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Modern Britain

Gallery: Churches of Kent

by Peter Kessler, 30 August 2009. Updated 13 May 2010

 

 

Canterbury Part 3: Churches of Canterbury

Blackfriars Monastery

The remains of the Blackfriars Monastery lie on both banks of the River Stour, reached by St Peter's Lane on the north bank and by St Alphege Lane on the south. The building shown here is the former hall while on the north bank is the former convent building (next photo). Of the religious houses in Canterbury, that of the Dominicans, or Black Friars, was one of the smaller. The house is said to have been the first the Dominicans possessed in England (Oxford is a rival).

Blackfriars Monastery

They were established here about 1221 by Henry III (1216-1272) and the surviving buildings date to that period. In 1658 the monastery was owned by Peter de la Pierre, a Huguenot surgeon, and was used by the Baptists as a place of worship. In 1732 the Unitarian General Baptists bought the property and the cloister garth which they converted into a cemetery. The building was restored about 1905, which is probably when part was converted into apartments.

Unitarian Baptist Chapel

The Unitarian Baptist Chapel, one of two general chapels in the immediate area (the other being the lost Orange Street Independent Chapel), used the Blackfriars hall on St Alphege Lane. The Baptists purchased the property in 1732. It was always well-filled, with many influential families attending, but small tenements sprang up, blocking in the chapel, making it difficult to find, and numbers declined. Canterbury Baptist Church's opening probably sealed its fate.

Jewish Synagogue, King Street

The Jewish Synagogue, King Street, lies on the north-western side, set well back from the street in its own gardens. It replaced the St Dunstan's Street synagogue, which was lost to the building of the railway station. In September 1847 Sir Moses Montefiore was invited to lay the foundation stone of the new synagogue on a site which was once occupied by the Knight Templar. The synagogue closed in 1947, the last operating synagogue in Canterbury to do so.

St Mary Northgate

St Mary Northgate was built into the North Gate and city wall. Its tower was one of the wall's bastions. The chancel was fully over the road which led out of the city, while the building was no wider than the tower, which was encased in red brick in 1702 and extended upwards by two stages. In 1832, the North Gate was demolished, leaving the tower, north and south walls and nave roof propped up. A new east end and south aisle were built to make up for the lost chancel.

St Mary Northgate

The old south wall was then demolished and iron pillars erected to provide a large space for the congregation. The 1832 work is all that can be seen from the main road; yellow brick and large, plain, pointed windows. It was closed in 1888, and became first a hall for St Gregory the Great and then a restaurant for a time before being reclaimed by the church until 1975, when it became King’s School Music Centre, while the school's observatory has a viewing dome in the tower.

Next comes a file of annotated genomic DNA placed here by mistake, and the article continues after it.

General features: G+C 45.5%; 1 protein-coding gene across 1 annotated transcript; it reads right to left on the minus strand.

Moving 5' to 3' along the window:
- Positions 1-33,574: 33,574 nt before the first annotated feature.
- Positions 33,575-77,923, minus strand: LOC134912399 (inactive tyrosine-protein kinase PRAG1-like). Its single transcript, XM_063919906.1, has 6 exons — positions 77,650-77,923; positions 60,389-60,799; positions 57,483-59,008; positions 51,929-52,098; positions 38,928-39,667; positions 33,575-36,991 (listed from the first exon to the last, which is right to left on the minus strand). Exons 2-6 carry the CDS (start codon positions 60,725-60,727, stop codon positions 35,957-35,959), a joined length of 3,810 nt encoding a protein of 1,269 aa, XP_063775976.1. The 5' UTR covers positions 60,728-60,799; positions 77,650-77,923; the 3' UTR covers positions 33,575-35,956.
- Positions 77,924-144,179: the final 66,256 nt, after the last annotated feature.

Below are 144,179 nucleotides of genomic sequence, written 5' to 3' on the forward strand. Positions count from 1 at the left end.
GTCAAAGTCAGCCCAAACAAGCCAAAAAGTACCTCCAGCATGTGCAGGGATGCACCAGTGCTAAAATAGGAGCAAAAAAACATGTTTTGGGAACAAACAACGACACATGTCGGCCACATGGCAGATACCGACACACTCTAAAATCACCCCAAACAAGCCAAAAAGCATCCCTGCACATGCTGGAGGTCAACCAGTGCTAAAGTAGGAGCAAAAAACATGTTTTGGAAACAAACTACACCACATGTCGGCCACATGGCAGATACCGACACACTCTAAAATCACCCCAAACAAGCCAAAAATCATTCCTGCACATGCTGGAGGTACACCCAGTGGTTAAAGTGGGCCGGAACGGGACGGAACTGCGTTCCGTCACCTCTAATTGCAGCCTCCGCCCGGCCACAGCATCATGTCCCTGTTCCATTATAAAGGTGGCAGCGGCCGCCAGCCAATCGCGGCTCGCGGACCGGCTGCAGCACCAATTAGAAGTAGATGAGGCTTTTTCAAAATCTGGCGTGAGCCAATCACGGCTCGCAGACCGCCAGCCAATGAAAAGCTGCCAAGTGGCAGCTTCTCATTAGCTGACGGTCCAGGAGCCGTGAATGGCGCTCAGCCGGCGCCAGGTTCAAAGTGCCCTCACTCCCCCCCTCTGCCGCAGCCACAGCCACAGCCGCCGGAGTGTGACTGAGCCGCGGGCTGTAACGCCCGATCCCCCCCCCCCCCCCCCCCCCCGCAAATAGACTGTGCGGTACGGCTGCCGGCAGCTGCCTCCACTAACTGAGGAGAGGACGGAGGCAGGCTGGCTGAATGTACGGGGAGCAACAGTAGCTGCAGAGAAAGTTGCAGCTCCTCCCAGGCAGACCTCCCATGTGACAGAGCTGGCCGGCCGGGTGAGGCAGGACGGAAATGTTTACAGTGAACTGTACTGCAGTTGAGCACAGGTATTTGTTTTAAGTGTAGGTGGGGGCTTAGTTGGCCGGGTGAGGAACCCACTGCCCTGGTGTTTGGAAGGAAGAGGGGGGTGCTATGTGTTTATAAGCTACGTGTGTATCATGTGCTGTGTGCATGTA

Primitive Methodist Chapel, St John's Place

The Primitive Methodist Chapel, St John's Place, sits on the north side of the street, just off Northgate in the area known as The Borough. Its date of construction is unknown, but the Primitive Methodist split from the mainstream occurred in 1811, and a minister was lodging in Broad Street in the early 1850s. A new property in Palace Street was purchased in 1876 (see below), so this chapel was sold to St John's Board Schools in 1876 for use as an infants school.

St John's Hospital

St John's Hospital used to stand on the northern side of Northgate, opposite the modern Lanfranc House. A black arched gateway in the Tudor-period buildings on Northgate now marks its existence, with the stone building shown here (possibly the chapel) visible through the hatch. The hospital was founded in 1084 by Archbishop Lanfranc. It survived the Dissolution, but in 1747 the chapel bells were sold off, and the north wall, steeple and north aisle were removed.

St Gregory's Priory

St Gregory's Priory stood on the southern side of Northgate, founded about 1074 by Archbishop Lanfranc. The priory was damaged by fire in 1145, and was closed during the Dissolution. The churchyard continued in public use until inclosed by Sir John Boys. The priory remains were torn down about 1848 and the area used for pottery-making, but the Chapel of St Thomas stood until about the 1940s. Lanfranc House, near the Victoria Row corner, now occupies the site.

Primitive Methodist Chapel, Palace Street

The Primitive Methodist Chapel, Palace Street, lays back from the street and is hemmed by surrounding buildings. Intended as a replacement for the old building on St John's Place, it was built in 1876 as a response to the Methodist split of 1811, with Primitive Methodism more akin to evangelism and concentrated more on the working classes, especially in the North of England. The 1932 Methodist union ended the split and the building is now a classroom for King's School.

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